With Kyrgyzstan being a semi-nomadic country, it’s no wonder that its National Horse Festival is among its most popular events. There are two locations for this important event, Kochkor and Kyzyl-Oi, which is held in late July. Besides witnesses unique feats of horsemanship, highlights of the festival include folklore shows and banquets, where you can taste traditional Kyrgyz cuisine.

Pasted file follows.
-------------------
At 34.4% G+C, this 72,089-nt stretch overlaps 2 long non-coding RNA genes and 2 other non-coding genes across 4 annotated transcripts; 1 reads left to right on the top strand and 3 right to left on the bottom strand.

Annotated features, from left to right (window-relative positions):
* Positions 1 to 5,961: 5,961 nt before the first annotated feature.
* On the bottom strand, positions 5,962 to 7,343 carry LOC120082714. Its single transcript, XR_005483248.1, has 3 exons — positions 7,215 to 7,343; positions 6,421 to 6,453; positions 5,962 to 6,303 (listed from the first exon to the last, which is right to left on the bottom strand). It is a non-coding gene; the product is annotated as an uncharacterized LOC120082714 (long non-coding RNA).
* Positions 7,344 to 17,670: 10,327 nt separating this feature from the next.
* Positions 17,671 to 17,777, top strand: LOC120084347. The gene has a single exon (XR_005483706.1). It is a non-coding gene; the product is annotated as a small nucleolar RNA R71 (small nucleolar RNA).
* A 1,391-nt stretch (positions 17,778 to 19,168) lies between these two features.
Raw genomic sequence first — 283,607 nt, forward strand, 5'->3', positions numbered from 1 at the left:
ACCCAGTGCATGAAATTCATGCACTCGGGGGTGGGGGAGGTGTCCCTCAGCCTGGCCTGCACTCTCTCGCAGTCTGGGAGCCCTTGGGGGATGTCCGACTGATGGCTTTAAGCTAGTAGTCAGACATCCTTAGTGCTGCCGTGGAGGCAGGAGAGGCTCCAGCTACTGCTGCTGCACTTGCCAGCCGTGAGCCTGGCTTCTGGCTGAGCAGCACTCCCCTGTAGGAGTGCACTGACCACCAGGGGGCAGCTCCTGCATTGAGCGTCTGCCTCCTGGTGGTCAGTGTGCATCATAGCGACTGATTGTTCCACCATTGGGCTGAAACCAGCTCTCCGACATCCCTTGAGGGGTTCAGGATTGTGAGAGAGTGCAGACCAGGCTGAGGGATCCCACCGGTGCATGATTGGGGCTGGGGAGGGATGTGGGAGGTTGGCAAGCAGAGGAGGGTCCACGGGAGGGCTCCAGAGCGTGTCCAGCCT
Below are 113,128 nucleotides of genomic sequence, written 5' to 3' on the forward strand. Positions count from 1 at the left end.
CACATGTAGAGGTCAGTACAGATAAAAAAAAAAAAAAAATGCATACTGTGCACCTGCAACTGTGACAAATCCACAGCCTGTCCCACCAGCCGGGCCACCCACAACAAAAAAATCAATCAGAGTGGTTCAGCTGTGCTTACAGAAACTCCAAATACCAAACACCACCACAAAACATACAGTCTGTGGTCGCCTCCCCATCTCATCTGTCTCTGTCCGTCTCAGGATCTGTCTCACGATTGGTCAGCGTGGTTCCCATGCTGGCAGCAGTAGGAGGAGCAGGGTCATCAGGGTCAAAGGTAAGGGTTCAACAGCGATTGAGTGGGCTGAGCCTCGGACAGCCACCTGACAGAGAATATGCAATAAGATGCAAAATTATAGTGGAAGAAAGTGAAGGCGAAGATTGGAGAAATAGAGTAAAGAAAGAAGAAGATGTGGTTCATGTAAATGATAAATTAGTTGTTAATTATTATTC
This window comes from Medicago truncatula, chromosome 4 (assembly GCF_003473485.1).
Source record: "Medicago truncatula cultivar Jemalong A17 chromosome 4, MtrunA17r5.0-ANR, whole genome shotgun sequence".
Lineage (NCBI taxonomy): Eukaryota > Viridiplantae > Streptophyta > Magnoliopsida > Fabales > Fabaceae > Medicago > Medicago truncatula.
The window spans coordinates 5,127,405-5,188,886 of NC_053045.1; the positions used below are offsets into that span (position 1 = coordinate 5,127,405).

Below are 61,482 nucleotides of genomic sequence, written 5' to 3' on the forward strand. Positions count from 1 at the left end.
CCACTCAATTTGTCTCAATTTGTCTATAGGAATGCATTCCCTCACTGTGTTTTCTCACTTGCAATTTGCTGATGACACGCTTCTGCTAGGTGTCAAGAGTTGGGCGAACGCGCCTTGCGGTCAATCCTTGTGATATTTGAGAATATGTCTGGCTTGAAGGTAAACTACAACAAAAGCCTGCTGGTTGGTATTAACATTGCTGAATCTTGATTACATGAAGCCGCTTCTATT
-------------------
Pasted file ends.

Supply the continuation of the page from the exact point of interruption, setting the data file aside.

Ski Challenge in Arslanbob

Arslanbob is a fascinating region where you can ski through walnut forests by day and cozy up in yurts by night. It’s also home to the Arslanbob Ski Challenge, which is held in January each year. In addition to skiing and snowshoeing, the festival features folk shows and traditional games, like tug-of-war and horse wrestling.